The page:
Fears of an Italian debt crisis are sweeping through financial markets this week, after its two populist parties, which won roughly half the vote in March’s election, failed to form a government that can pass constitutional muster. As a result, Italians will likely head to the polls again later this year in the hopes of electing a government that can resolve the country’s ambivalence towards its place in the Eurozone.
New elections are not good news for supporters of the euro, as the mismatch between the currency and the relatively uncompetitive Italian economy is becoming more salient by the day. “It won’t be an election,” said Matteo Salvini head of the League Party on Sunday. “It will be a referendum between Italy and those on the outside who want us to be a servile, enslaved nation on our knees.”
The Italian electorate’s growing weariness with the European Union is more than understandable. Since the signing of the Maastricht Treaty in 1992, Italy’s per capita income has barely grown at all, and the overall economy is 10 percent smaller than it was a decade ago. Italy’s inability to devalue its own currency, or use significant deficit spending to boost demand, has kept unemployment in the world’s 9th-largest economy at 11 percent, with youth unemployment reaching as high as 35 percent.
Whether or not the Italian government’s/European Union’s failure to provide Italians with basic economic security will lead to Italy leaving the EU remains to be seen. Greece’s experience shows that member countries have become so dependent on European institutions that they can be blackmailed into accepting severe austerity in exchange for avoiding the economic punishment that the global financial system would enact on any country attempting to abandon the euro. But the events of the past week follow a clear pattern of advancing populism and retreating liberalism that should strike fear in the hearts of America’s elite.
As political scientists Jordan Kyle and Yascha Mounk argue, Italy’s recent election should dash any hopes that the country was evolving away from the illiberal, strongman politics of Silvio Berlusconi. The former Prime Minister was forced out of office by the European Central Bank in 2011, in exchange for its help quelling a run on Italian government debt. “Populism, it turns out, has staying power,” Kyle and Mounk write. As the resurgence of populist parties show,” the assumption that [populism] somehow leaves the political stage when its most prominent practitioner is repudiated at the polls, or even punished in a court of law, is wrong. Even when they lose elections, they can continue to sow chaos and instability. And even when a particular populist movement crumbles, other politicians can build on its success.”
The United States is heading towards an election cycle in which Trumpian populism will likely take a beating, but the Italian example argues against the idea that Trumpism is a flash in the pan. That’s because all of the problems which gave to Trump’s rise, like the changing racial makeup of the country, rising economic inequality and insecurity, and the growing power of undemocratic institutions have only gotten worse as time goes on.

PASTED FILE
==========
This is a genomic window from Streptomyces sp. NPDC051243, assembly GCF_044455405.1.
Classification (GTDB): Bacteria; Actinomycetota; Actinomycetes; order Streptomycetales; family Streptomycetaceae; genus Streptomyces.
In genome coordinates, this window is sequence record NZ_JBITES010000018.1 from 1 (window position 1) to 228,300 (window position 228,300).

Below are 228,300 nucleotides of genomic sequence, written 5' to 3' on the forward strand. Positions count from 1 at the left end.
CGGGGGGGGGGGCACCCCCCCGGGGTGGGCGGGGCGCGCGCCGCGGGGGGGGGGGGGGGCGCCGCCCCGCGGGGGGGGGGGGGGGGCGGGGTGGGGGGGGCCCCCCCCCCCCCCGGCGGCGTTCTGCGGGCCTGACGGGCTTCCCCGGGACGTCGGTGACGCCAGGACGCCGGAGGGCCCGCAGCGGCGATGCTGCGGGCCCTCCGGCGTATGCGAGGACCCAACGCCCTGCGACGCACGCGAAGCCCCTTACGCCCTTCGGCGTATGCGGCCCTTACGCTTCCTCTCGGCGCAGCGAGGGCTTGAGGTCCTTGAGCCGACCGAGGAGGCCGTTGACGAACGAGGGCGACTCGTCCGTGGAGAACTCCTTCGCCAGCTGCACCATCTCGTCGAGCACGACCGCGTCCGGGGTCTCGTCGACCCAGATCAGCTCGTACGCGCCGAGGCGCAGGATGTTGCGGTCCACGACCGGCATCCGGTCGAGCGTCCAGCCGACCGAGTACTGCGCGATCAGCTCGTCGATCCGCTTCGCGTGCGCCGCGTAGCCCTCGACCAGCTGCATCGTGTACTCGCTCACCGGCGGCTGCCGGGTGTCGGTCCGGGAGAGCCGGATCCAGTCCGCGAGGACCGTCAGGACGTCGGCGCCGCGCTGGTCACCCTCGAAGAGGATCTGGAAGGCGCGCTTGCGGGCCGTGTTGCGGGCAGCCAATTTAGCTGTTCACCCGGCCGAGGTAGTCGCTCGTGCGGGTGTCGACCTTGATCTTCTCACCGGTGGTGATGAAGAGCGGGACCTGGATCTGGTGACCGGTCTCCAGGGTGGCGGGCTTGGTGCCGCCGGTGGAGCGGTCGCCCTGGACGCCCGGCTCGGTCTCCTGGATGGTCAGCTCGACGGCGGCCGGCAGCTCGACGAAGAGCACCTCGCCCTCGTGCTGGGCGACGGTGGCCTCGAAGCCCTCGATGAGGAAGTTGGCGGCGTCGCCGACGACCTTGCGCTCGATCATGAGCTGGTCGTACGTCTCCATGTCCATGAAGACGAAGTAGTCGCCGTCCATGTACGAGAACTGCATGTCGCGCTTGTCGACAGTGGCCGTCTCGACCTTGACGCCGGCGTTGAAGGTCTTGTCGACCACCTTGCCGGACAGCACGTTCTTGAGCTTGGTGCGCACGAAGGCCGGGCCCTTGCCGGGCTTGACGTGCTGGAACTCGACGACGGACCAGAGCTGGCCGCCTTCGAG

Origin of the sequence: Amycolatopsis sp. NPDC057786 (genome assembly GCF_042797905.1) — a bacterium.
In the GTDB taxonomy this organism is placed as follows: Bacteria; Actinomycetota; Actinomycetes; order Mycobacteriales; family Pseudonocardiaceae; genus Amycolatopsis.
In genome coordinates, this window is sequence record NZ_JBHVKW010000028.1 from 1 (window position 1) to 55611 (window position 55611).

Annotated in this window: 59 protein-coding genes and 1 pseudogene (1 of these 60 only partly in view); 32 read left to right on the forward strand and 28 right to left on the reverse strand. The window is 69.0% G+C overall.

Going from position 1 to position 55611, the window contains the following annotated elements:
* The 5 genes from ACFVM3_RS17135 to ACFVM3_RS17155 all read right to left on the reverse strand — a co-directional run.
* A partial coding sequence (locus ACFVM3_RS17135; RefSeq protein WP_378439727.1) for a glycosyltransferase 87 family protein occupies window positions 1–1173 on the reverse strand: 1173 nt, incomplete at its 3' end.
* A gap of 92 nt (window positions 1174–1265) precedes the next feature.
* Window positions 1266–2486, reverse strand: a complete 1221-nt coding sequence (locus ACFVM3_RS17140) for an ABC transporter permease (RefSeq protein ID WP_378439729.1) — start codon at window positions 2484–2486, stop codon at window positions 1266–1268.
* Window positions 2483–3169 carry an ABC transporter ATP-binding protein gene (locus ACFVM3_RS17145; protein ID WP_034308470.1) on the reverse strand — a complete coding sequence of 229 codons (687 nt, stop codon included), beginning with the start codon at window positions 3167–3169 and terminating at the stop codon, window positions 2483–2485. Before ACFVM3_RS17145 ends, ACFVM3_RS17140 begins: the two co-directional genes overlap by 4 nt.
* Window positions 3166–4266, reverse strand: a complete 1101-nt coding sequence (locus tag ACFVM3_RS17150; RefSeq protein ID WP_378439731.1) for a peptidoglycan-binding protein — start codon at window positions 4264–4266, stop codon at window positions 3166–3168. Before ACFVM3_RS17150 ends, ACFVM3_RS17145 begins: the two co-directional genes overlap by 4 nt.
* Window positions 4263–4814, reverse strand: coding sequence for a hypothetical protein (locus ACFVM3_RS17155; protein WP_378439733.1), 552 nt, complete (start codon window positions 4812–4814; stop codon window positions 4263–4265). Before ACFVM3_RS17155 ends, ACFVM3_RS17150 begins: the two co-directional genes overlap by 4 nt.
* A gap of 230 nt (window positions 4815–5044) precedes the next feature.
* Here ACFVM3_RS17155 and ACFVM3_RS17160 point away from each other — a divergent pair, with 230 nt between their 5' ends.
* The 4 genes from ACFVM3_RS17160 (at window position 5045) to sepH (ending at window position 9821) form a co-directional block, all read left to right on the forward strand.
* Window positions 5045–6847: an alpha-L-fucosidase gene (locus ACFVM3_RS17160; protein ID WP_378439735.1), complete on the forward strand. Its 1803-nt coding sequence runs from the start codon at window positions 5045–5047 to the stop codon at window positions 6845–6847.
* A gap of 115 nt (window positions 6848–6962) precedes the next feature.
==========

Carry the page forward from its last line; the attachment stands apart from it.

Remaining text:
In fact, there are feedback loops that continue to exacerbate and accelerate the growth of these problems. Take, for instance, the growth in power of bureaucratic institutions at the expense of democratic ones. The Federal Reserve has been the most effective government institution at fighting the ravages of the financial crisis. Relatively insulated from the vicissitudes of public opinion, the Fed has mounted an aggressive campaign of bond buying to lower interest rates and unemployment, and its efforts have been a success. But this freedom from the paralysis of democratic gridlock has also made it appear unduly powerful and made it a prime target for populists on the left and the right.
The Italian experience shows just how empty the promises of populism are. The Five Star Movement, which was the leading party in March’s election with 33 percent of the vote, has attacked the EU relentlessly without presenting a plan for how Italy can extricate itself from it, without sparking an economic crisis worse than its already in. The disease of populism will produce different symptoms in the American government, which, in order to function, demands compromise and sacrifice to the greater good.
But in today’s America, politicians are punished severely when they prioritize the functioning of the overall system over their own political ideals, because populists have effectively portrayed such actions as corrupt rather than high-minded. There are no signs of this attitude retreating, whether in Democratic primaries (where senators are pilloried for consenting to any Trump cabinet picks), or in GOP house conference (which can’t agree on a farm bill because it’s not ideologically pure enough for its most conservative members.)
Donald Trump has made enough mistakes, politically and legally, that it's probably safe to bet that he’s not in office after the year 2020. But populism in the Trumpian mold is just getting started, and the architecture of the American government may not be designed to survive it.
Christopher Matthews is a writer who splits his time between New York City and Accra, Ghana, with an interest in the intersection of markets, the economy, and public policy. He previously held staff positions at Axios, Fortune Magazine, and Time Magazine, and has been published in Forbes and Debtwire.